- Extremely bright pictures
- Good at rendering detail and small text
- Decent source flexibility
- Rainbow effect with video
- Lack of shadow detail
- Feels a tad expensive for what's on offer
- Review Price: £1099.00
- Single-chip DLP projector
- Native Full HD resolution
- 4000 lumens claimed max brightness
- Covered USB and HDMI sockets
- Optional wireless-streaming support
What is the Dell 4350?
The Dell 4350 is a single-chip DLP projector designed predominantly for data applications. However, it was also pitched as having genuine movie-watching credentials. Key features of the £1,099 unit include a super-high claimed brightness of 4,000 lumens, a Full HD resolution, two HDMI ports, support for a wireless video dongle, and powered USB ports. These connections support the MHL mobile device protocol, as well as popular streaming dongles such as Chromecast and Amazon Fire.
Dell 4350 – Design and Features
The 4350 is quite distinctive by modern design standards, thanks to the angular simplicity of its chassis and the combination of a matte-black finish with a silver trim. Whether you find the 4350’s look dated or retro cool is a matter of personal taste. I just about fall into the latter camp, if only because it reminds me of my old Xbox 360.
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Connections on the 4350’s rear are numerous, and include an HDMI port, a D-SUB PC port, a LAN port for adding the projector to a home-automation network, 3.5mm audio inputs and outputs, a PC output, a powered USB port, and an RS 232 port – again, handy for integrating the 4350 into a separate control network.
This isn’t your lot when it comes to connections, however. Removing a single screw down the projector’s left side lets you pull away half of the projector’s top cover to reveal a “hidden” compartment holding second HDMI and USB inputs.
Such as setup allows you to leave features such as wireless HDMI systems or wireless USB dongles permanently fitted, rather than have them protruding out of the projector’s rear. Handy if you’re likely to be moving the projector round a lot.
The HDMIs are built to the v1.4a spec – to back up the projector’s support for active 3D playback as well as Full HD video. The one at the rear also supporting the MHL mobile phone protocol, so you can easily play items stored on your mobile devices on the big screen.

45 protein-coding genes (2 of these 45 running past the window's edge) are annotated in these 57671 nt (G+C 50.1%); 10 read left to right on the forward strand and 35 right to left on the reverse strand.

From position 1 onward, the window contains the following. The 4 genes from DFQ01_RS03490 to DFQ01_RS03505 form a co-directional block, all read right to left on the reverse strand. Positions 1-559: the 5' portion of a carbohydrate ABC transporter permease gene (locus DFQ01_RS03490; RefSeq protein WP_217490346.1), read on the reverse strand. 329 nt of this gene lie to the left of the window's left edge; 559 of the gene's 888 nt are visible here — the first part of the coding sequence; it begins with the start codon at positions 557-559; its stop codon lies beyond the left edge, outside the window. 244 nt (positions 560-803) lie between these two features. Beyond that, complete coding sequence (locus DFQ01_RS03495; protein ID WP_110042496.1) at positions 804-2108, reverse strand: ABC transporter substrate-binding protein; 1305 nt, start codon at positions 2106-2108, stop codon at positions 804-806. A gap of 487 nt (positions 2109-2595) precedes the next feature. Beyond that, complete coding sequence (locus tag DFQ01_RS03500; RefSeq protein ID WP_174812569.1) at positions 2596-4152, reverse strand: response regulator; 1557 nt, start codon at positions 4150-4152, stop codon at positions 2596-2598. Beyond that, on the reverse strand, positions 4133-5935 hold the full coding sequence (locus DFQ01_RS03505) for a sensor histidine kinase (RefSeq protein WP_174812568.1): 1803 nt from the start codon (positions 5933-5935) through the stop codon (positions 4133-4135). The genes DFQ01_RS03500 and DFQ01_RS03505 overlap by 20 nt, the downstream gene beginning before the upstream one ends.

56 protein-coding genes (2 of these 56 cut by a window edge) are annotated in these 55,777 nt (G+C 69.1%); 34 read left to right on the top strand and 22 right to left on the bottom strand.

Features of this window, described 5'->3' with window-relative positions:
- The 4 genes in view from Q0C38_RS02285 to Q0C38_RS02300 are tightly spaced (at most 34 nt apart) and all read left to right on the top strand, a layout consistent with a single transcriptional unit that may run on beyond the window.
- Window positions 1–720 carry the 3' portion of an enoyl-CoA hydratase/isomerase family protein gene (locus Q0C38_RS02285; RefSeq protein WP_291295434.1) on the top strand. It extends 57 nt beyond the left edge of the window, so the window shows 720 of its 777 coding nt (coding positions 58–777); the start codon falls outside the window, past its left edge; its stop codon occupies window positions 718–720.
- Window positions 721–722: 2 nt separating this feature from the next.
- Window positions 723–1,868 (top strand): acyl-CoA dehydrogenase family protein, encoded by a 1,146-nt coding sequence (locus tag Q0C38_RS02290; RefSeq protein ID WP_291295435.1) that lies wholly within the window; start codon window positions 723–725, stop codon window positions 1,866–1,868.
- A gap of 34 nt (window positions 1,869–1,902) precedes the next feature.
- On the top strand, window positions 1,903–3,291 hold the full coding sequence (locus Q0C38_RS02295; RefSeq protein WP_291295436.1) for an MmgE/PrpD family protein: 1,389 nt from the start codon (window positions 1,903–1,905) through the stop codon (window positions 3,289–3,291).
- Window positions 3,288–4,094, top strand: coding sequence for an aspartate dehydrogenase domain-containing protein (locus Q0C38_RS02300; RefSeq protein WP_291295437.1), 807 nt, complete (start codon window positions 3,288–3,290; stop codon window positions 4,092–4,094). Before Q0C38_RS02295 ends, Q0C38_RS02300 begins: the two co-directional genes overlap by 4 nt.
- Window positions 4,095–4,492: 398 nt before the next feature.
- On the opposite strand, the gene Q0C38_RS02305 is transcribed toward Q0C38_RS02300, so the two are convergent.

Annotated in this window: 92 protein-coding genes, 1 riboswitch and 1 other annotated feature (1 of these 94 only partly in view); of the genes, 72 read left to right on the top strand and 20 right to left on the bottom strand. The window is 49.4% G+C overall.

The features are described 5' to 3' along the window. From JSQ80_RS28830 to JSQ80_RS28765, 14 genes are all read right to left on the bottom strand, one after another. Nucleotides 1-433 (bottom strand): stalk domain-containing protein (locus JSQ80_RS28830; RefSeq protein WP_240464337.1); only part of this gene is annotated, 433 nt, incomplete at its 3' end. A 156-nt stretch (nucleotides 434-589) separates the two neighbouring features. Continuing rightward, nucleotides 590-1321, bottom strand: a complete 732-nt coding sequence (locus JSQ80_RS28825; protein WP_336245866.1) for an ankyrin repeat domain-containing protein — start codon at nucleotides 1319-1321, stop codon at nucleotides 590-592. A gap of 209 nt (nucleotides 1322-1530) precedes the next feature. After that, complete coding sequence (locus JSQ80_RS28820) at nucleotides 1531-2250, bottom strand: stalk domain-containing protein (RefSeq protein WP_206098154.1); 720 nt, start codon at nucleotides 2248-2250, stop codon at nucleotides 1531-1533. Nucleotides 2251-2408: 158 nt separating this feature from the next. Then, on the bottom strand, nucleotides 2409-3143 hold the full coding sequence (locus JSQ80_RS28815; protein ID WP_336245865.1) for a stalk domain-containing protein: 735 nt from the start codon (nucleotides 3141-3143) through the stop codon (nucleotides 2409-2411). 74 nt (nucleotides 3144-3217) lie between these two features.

In fact, the variety of sources to which the 4350 can connect to – tablets, mobile phones, PCs, wireless video-streaming devices – is one of the projector’s biggest attractions.
The single-chip DLP optical system at the 4350’s heart enjoys a Full HD native resolution of 1,920 x 1,080. It’s illuminated by an extremely high claimed maximum brightness of 4,000 lumens and boasts Texas Instruments’ BrilliantColor technology for boosting colour saturation.
Rather less inspiring is a claimed contrast ratio of 2,200:1. This, in conjunction with the claims of super-high brightness doesn’t raise hopes of great video picture quality – although it could certainly lead to impressive-looking presentations.
There are signs, however, that the 4350 takes its potential film duties seriously. Its 1,920 x 1,080 resolution matches the 16:9 aspect ratio of Full HD video, where other data projectors in this market prefer a more “PC-friendly” 16:10 ratio.
The Dell 4350 also defaults to the MovieMode picture setting when you play a Blu-ray into its HDMI port, and it has just about enough colour and gamma management to support a film-friendly calibration. Plus, as noted before, it supports 3D video playback – although there were no Dell glasses supplied, so I couldn’t test this aspect of its performance.
Dell 4350 – Set Up
When it comes to physical setup aids, the Dell 4350 is limited. There’s no vertical or horizontal image shifting, and the only help you get for angling the image onto your screen is a simple dropdown leg under the projector’s front edge.
This means you’ll almost certainly have to rely on the 4350’s keystone-correction facilities to get the edges of pictures straight, even though this denies you the possibility of enjoying true pixel for pixel image fidelity when playing HD sources.
The 4350 fares better when it comes to picture calibration aids, offering a degree of colour management and gamma control, as well as a trio of lamp output modes that include a dynamic one that adjusts the light output according to the content of the image being shown. This lamp mode further suggests that the 4350 has designs on being a “film” as well as “data” projector.
However, it doesn’t take long to figure out that it isn’t worth spending much time tinkering with the 4350’s pictures. Its default settings do a decent job out of the box with data presentations, while many of the setup aids don’t actually make much difference when watching video.
My only suggestions are that you use the Normal lamp mode for presentations and the Dynamic one for movies; that you set the colour temp to Mid or Low for movies; and that you set the white intensity to its five or six level for data, but reduce it to two or three for movies.